Flacco Battle Tested

Flacco Battle Tested
By Zack Cimini

When a player comes in and is drafted with little to no expectations it can make for an easier transition. After all your main mind set is too prove to everyone else that did not draft you that you’re the real deal. For Joe Flacco, his rookie campaign has to be classified as a rarity. A strong organization like the Baltimore Ravens was positioning him to be their future stud. Patience grew thin on Kyle Boller and suddenly Flacco was getting his chance to shine. Maybe being thrust into the spotlight unknowingly gave Flacco the chance to go out and not think about his situation.

He stormed onto the scene and really went unnoticed as far as having an impact until the Ravens made the playoffs. Up until then people were saying that Flacco was playing within the offense and the Ravens concept. They were limiting his reads, progressions, and shots down the field. You can say that for just about any offensive in the league depending on who the opposing defense is. For Flacco though he was making the most of those strikes down the field.

After the 2009 playoffs when the Ravens went to the AFC championship game the hype surrounding Flacco coming back was just beginning to blossom. His numbers were less than spectacular in the playoffs but his accuracy and arm strength was there. The key to what happened down the stretch in the playoffs in 2009 that was overlooked was Flacco’s inconsistency. Of all the things that you would not want to carry over, that did.

Flacco’s 2009 year did not start off anywhere near what he would of imagined. The Ravens were entrusting a bigger role for Flacco and he was not ready for it. A transformation of play calling saved the Ravens season, and shifted them back into the wild card spot. They finished the year winning three of their last four to gain position in a favorable matchup against the New England Patriots. The key to the Ravens end of season uprise was utilizing their backfield tandem. Ray Rice, Willis McGahee, and Le’Ron McClain were as good as any backfield units and will still be going into 2010.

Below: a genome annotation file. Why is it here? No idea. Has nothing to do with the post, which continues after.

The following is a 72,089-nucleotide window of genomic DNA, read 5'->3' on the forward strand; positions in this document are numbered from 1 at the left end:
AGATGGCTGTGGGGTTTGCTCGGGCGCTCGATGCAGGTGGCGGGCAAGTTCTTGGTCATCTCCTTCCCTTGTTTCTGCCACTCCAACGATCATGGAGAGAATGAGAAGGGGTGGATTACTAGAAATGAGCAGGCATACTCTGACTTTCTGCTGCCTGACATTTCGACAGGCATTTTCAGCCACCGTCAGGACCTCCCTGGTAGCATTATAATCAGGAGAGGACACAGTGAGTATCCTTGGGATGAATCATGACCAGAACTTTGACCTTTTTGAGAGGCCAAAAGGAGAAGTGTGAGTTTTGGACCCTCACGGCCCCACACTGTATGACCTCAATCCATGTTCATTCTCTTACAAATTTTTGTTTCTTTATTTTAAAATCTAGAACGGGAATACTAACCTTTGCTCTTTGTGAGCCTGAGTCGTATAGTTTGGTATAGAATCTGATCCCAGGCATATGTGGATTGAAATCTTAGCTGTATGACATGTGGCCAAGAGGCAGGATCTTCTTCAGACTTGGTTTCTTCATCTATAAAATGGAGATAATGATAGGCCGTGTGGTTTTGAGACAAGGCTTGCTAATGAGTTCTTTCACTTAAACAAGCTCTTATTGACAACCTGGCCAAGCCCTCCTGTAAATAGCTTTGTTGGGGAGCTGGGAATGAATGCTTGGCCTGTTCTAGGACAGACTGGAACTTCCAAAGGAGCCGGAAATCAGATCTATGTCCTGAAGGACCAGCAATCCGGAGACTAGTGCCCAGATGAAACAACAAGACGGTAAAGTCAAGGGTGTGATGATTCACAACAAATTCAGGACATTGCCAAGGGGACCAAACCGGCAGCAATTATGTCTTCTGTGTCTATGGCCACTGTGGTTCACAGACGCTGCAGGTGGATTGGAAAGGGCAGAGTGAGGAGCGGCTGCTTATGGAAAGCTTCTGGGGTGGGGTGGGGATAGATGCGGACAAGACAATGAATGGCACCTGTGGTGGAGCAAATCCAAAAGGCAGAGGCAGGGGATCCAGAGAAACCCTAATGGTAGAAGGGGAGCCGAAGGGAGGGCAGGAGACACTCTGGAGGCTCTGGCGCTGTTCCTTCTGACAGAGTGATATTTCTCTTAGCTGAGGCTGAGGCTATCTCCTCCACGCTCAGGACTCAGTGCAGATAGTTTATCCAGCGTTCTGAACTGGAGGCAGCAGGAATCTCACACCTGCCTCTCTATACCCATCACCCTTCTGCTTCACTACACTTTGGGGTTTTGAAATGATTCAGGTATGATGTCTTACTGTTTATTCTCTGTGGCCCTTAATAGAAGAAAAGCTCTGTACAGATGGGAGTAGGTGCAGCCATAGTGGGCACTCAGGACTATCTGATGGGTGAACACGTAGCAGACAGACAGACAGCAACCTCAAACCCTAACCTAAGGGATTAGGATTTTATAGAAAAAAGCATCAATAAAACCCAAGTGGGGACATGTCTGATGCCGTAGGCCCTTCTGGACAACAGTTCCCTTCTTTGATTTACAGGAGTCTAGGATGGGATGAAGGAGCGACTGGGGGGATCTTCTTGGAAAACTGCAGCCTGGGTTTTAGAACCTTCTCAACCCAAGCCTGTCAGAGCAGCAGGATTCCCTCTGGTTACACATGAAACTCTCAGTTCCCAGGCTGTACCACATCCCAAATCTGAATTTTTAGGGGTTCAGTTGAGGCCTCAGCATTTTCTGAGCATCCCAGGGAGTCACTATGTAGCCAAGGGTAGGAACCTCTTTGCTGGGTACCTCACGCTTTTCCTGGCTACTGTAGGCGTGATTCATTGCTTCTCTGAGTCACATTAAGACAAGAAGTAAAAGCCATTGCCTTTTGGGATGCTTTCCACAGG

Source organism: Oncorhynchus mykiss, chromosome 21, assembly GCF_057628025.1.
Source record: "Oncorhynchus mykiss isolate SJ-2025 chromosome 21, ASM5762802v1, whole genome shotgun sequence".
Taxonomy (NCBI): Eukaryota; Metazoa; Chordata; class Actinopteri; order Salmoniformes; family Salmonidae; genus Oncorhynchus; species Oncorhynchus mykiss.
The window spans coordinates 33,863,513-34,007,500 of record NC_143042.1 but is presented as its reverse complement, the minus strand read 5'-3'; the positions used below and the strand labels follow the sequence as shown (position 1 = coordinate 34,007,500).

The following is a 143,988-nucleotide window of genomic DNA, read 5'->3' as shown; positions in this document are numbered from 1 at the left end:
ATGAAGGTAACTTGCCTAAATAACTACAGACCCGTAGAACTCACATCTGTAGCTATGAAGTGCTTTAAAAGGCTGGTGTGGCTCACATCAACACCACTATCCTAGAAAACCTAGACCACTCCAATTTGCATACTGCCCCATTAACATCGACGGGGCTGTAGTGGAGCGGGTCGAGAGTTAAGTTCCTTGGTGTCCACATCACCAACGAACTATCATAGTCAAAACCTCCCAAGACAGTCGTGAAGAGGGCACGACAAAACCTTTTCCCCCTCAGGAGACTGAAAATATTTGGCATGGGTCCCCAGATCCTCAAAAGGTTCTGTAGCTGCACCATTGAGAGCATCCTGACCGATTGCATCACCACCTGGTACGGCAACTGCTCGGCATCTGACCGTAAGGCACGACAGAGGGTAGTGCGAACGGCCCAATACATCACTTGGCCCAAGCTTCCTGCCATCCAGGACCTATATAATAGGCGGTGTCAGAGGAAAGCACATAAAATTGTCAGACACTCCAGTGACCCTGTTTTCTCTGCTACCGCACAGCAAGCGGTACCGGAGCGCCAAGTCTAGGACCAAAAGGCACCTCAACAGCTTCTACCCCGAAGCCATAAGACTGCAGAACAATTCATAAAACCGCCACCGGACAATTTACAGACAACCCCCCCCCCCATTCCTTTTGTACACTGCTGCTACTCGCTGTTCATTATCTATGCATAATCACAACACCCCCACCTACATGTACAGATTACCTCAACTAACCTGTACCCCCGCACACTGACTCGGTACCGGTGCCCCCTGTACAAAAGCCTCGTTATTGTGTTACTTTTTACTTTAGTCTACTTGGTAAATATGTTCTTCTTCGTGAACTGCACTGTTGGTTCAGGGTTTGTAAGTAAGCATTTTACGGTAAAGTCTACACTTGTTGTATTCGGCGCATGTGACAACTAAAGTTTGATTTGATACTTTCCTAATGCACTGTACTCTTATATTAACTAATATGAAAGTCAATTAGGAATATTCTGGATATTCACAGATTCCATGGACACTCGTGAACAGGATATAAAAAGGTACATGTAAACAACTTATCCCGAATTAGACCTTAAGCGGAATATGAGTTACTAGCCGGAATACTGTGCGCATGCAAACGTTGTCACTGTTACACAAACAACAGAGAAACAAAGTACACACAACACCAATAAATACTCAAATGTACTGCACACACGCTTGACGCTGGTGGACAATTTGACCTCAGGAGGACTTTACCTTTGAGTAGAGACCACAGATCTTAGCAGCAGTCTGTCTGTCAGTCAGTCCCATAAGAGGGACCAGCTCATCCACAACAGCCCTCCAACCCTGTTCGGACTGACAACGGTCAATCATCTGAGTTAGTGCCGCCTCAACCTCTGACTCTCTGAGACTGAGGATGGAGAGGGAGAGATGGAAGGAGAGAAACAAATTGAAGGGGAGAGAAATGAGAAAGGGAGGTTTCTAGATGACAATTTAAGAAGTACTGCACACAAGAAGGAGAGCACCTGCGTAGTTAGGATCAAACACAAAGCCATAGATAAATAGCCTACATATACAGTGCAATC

One of the areas that likely hurt Flacco was at the wide receiver position. Before training camp began in 2009, the Ravens were caught off-guard by the sudden announcement that Derrick Mason would not return. It was thought to be an emotional decision based on days earlier that Steve McNair had been murdered. After some time Mason decided he would return. Mason though is an aging receiver that could not be relied on as a number one receiver. Behind him Mark Clayton and Demetrius Williams were not the type of receivers who were going to scare opposing secondary’s.

Thus the Ravens finally decided to upgrade at the receiver position. Bringing in Anquan Boldin was a strong enough move to show Flacco the Ravens mean business. Boldin may have taken a second seat to Larry Fitzgerald in Arizona, but he is a guy that is going to leave it all on the field. He punishes opposing cornerbacks and has a knack for finding holes and providing a target spot for quarterbacks to fit in balls. Baltimore also rolled the dice by signing Donte Stallworth. Everyone knows the reasoning Stallworth missed last season. He brings speed to the table and can fit in certain packages such as the spread and wide formations on seven to ten plays a game.

Last year wasn’t necessarily a disappointment from expected charted growth for a second year quarterback. For fantasy football fans it was. Flacco slid by the week on updated fantasy boards and drifted to a borderline considerable benching. He was the reason why you key in on securing a backup that can actually step in without too many worries. Flacco’s growth in 2010 should be a hit to the comparisons expected a year ago. He has went through enough ups and downs to bear the brunt of blows that come with the territory of being a starting NFL quarterback. Those situations are going to come and go, but Flacco shouldn’t linger stretches of weeks at a time with that happening.


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